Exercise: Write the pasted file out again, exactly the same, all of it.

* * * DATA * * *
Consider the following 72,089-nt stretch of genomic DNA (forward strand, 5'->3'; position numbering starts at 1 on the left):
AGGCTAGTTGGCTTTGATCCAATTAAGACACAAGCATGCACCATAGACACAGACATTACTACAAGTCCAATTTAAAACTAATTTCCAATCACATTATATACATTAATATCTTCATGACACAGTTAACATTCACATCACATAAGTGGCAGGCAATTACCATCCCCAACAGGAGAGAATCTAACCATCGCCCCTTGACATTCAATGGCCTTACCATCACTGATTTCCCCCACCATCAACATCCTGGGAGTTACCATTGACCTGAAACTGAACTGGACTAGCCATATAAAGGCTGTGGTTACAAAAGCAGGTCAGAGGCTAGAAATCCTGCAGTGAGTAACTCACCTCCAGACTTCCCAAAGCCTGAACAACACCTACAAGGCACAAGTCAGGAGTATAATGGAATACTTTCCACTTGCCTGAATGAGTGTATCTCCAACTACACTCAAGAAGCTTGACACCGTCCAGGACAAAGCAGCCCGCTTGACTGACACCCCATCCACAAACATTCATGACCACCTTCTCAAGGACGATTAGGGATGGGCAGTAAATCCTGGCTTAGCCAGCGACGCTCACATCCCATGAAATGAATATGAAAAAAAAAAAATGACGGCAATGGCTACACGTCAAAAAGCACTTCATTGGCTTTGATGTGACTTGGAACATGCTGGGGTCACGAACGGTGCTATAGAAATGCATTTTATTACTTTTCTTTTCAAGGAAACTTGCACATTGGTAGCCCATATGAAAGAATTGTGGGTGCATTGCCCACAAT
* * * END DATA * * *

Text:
Consider the following 72,089-nt stretch of genomic DNA (forward strand, 5'->3'; position numbering starts at 1 on the left):
AGGCTAGTTGGCTTTGATCCAATTAAGACACAAGCATGCACCATAGACACAGACATTACTACAAGTCCAATTTAAAACTAATTTCCAATCACATTATATACATTAATATCTTCATGACACAGTTAACATTCACATCACATAAGTGGCAGGCAATTACCATCCCCAACAGGAGAGAATCTAACCATCGCCCCTTGACATTCAATGGCCTTACCATCACTGATTTCCCCCACCATCAACATCCTGGGAGTTACCATTGACCTGAAACTGAACTGGACTAGCCATATAAAGGCTGTGGTTACAAAAGCAGGTCAGAGGCTAGAAATCCTGCAGTGAGTAACTCACCTCCAGACTTCCCAAAGCCTGAACAACACCTACAAGGCACAAGTCAGGAGTATAATGGAATACTTTCCACTTGCCTGAATGAGTGTATCTCCAACTACACTCAAGAAGCTTGACACCGTCCAGGACAAAGCAGCCCGCTTGACTGACACCCCATCCACAAACATTCATGACCACCTTCTCAAGGACGATTAGGGATGGGCAGTAAATCCTGGCTTAGCCAGCGACGCTCACATCCCATGAAATGAATATGAAAAAAAAAAAATGACGGCAATGGCTACACGTCAAAAAGCACTTCATTGGCTTTGATGTGACTTGGAACATGCTGGGGTCACGAACGGTGCTATAGAAATGCATTTTATTACTTTTCTTTTCAAGGAAACTTGCACATTGGTAGCCCATATGAAAGAATTGTGGGTGCATTGCCCACAAT